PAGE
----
Date of Degree

2011

Document Type

Dissertation

Degree Name

Ph.D.

Program

Criminal Justice

Advisor(s)

Maureen O’Connor

Committee Members

Steven Penrod

Saul Kassin

Subject Categories

Criminology and Criminal Justice

Abstract

During the course of a trial, a judge will instruct the jury on how they are to act and reach decisions. The purpose of this study was to examine the effect of different judicial instructions on a juror's ability to evaluate testimony. The research looked at how instructions can interact with a juror's ability to disregard a piece of evidence ruled inadmissible for different reasons. The design was a 3x5 complete factorial design. The stimulus material was a murder trial summary with weak evidence against the defendant, with the key piece of testimony being a hair found on the victim that matches the defendant. This evidence was objected to and admitted or not admitted into evidence depending on the condition. The hypotheses test how a juror's decision-making process is influenced by a combination of judicial instructions, including one designed to raise suspicion, the ruling - admitted or not admitted, and the reason behind the ruling.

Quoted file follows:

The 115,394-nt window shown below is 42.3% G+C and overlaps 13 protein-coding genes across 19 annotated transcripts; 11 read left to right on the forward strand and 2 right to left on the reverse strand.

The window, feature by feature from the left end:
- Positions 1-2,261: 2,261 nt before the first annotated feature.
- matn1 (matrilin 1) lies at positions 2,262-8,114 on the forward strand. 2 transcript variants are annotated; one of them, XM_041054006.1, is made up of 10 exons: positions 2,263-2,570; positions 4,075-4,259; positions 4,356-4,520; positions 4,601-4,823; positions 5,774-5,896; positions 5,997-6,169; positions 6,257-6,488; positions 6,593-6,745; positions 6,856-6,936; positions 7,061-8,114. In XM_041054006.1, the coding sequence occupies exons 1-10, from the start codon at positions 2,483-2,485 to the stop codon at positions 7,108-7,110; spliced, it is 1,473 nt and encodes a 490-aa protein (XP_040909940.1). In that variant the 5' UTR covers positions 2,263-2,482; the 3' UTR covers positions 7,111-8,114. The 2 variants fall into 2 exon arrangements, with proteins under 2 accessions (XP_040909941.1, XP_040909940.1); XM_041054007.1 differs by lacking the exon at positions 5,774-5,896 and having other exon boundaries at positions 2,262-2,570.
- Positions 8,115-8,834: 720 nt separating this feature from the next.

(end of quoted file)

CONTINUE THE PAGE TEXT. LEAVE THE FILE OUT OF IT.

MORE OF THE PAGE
Comments

Digital reproduction from the UMI microform.

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